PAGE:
“I just kept talking to them and talking to them and just kind of reminding them of how they can help us,” Gold said. “Marquese reminds me quite often that he was the first person to make the the choice to play and then Chris played because he played.”

It was kind of a package deal.

Now Marshall and Gardlock are two of the biggest impact players on the Bulldog roster.

(Chris Marshall raises his arms in triumph/photo by Madison McFarland)

Marshall made a play in the PIAA Class A semifinal against Bishop Canevin that will long be a part of Redbank Valley football lore. With the Crusaders driving to potentially take a two-touchdown lead in the second half, Marshall swooped in on a dead run to make an interception at his own 3 and sprinted 97 yards for a touchdown.

Along the way, as he ran down the Redbank sideline, he pointed at the Bulldog faithful in the stands at North Hills’ Martorielli Stadium in celebration of a play that completely flipped the script on the game and was the fuel that propelled Redbank into the state title game, where they will face another Bishop — Guilfoyle — at 1 p.m. Thursday in Hershey.

“He delivered Friday night the biggest moment in the history of any sport here,” Gold said. “It ranks as probably one of the top moments in the history of District 9.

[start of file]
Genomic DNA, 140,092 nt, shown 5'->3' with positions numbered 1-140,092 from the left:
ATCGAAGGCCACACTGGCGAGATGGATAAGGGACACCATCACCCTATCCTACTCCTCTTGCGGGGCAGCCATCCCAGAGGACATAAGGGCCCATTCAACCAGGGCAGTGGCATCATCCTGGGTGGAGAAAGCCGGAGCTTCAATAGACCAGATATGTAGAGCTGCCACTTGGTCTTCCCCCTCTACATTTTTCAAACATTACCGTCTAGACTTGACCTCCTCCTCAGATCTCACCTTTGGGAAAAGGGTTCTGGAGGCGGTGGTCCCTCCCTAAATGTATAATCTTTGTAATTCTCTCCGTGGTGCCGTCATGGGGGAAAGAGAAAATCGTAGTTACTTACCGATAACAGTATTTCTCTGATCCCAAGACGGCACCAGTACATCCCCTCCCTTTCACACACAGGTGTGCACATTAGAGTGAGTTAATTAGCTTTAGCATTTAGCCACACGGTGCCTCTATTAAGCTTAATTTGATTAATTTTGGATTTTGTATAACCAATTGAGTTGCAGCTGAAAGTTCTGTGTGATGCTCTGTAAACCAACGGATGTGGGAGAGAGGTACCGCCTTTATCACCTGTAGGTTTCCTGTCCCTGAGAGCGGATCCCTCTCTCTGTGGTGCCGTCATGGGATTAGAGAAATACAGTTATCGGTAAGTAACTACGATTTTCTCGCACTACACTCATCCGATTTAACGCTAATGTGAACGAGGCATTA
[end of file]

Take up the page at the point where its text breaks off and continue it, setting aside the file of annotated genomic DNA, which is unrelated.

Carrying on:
“That was the result of him simply making the decision and saying ‘Yeah, I’ll do it. I’ll play football,’” Gold added. “You know, so many people kind of get caught up in the chase of scholarships and chasing this and chasing that, but at the end of the day, it’s about making memories and having fun with your best friends.”

Marshall missed several games due to an ankle injury this season. Now healthy, he’s made a big impact down the stretch.

Gardlock has been the definition of a shutdown corner for the Redbank Valley defense.

Both of them have also been huge weapons in the passing game for another late arrival to the football program.

Bain tried to join the football team as a sophomore, but an elbow injury ended that dream. Two years later, Bain decided to try again and came to Gold asking for a chance to compete at quarterback.

Redbank Valley was already deep at that position with starter Gunner Mangiantini trying to come back from a knee injury as a senior and junior Cam Wagner, who won a playoff game in relief.